Immune checkpoints are cell-surface receptors and their ligands that provide a secondary signal to T cells primed by antigen recognition. This secondary signal is either stimulatory or inhibitory, resulting in full activation or anergy, respectively, of the T cell. Cancer cells can co-opt the inhibitory signals in order to dampen the antitumor immune response. ICIs are mAbs that target coinhibitory receptors and ligands, such as PD-1 and PD-L1, and are designed to reinstate that immune response.13

Despite the success of ICIs, only a minority of patients benefit; finding ways to broaden these agents’ efficacy has become a central goal of ongoing research.12,14 To that end, other immunoregulatory proteins have become drug targets. Among them is B7-H3, a peripheral membrane protein that shares sequence homology with PD-L1 and has been shown to have similar T cellinhibitory activity.1,9,15

The cellular roles of B7-H3 are still incompletely characterized. Importantly, however, B7-H3 protein expression is limited in normal tissues, whereas it is highly expressed across numerous tumor types, including breast, lung, ovarian, gastric, liver, and kidney cancer (Table 215-26). Notably, B7-H3 is highly expressed in tumor types that display low or no PD-L1 expression in which ICIs have not gained a foothold, such as prostate cancer.8,9,15

Table 2. B7-H3 Protein Expression Across Cancer Types15-26

Table 2. B7-H3 Protein Expression Across Cancer Types15-26

In one of the largest studies of B7-H3 expression, more than 17,000 prostate cancer specimens were analyzed. B7-H3 protein expression was observed in 47% of tumors, with moderate and strong expression in 21.1% and 13.5% of samples, respectively. High levels of B7-H3 expression were associated with advanced pathological tumor stage, higher Gleason score, lymph node metastasis, high Ki67 labeling index, and early prostate-specific antigen (PSA) recurrence (P < .0001 each).16

B7-H3 is expressed in both localized and metastatic prostate cancer, although high levels of expression are more common in the latter.27,28 Additionally, B7-H3 expression is observed in both castration-sensitive and castration-resistant metastatic disease, with no significant change in expression as tumors progress from one state to the other.29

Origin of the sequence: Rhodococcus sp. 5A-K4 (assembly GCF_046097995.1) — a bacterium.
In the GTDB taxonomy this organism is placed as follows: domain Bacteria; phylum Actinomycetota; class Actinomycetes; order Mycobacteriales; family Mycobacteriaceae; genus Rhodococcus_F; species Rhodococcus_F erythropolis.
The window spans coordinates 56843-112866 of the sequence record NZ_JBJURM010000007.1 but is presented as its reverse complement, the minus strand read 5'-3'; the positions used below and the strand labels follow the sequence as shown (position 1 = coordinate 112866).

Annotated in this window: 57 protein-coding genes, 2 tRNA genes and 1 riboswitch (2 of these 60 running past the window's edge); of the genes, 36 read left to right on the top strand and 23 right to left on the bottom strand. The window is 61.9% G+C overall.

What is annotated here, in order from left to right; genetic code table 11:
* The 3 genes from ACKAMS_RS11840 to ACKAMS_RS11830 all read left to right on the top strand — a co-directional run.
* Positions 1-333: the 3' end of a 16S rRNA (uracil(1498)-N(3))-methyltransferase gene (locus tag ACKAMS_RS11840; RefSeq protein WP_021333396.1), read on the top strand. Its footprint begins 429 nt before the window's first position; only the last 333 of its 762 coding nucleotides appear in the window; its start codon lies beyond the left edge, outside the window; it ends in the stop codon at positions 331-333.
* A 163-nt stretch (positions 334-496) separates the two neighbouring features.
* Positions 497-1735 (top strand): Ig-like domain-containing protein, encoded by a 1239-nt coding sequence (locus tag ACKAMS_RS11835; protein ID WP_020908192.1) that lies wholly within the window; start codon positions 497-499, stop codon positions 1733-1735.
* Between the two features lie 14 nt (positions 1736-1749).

Omburtamab: A Push for Regulatory Approval

Omburtamab, a murine IgG1-based mAb that specifically targets B7-H3, has been developed as a carrier for radioimmunotherapy.9 Conjugating the antibody to a radioactive isotope allows for more precise delivery of radioactivity to B7-H3 expressing cancer cells, with the aim of reducing systemic toxicity.8 Investigators are pairing omburtamab with 131I, iodine 124, or lutetium 177 in phase 1 and 2 clinical trials.4

131I-omburtamab demonstrated efficacy for the treatment of patients with neuroblastoma involving CNS/leptomeningeal metastases in 2 trials: the phase 2/3 study 101 (NCT03275402) and the phase 1 study 03-133 (NCT00089245). Results from these trials have not yet been published; however, according to data released by Y-mAbs Therapeutics, among 107 evaluable patients who received 131I-omburtamab in the 03-133 study, median overall survival (OS) was 50.8 months compared with a historical median OS of approximately 6 to 9 months.2 The FDA granted omburtamab, then known as burtomab, a breakthrough therapy designation for pediatric relapsed or refractory neuroblastoma with CNS or leptomeningeal metastasis in 2017.30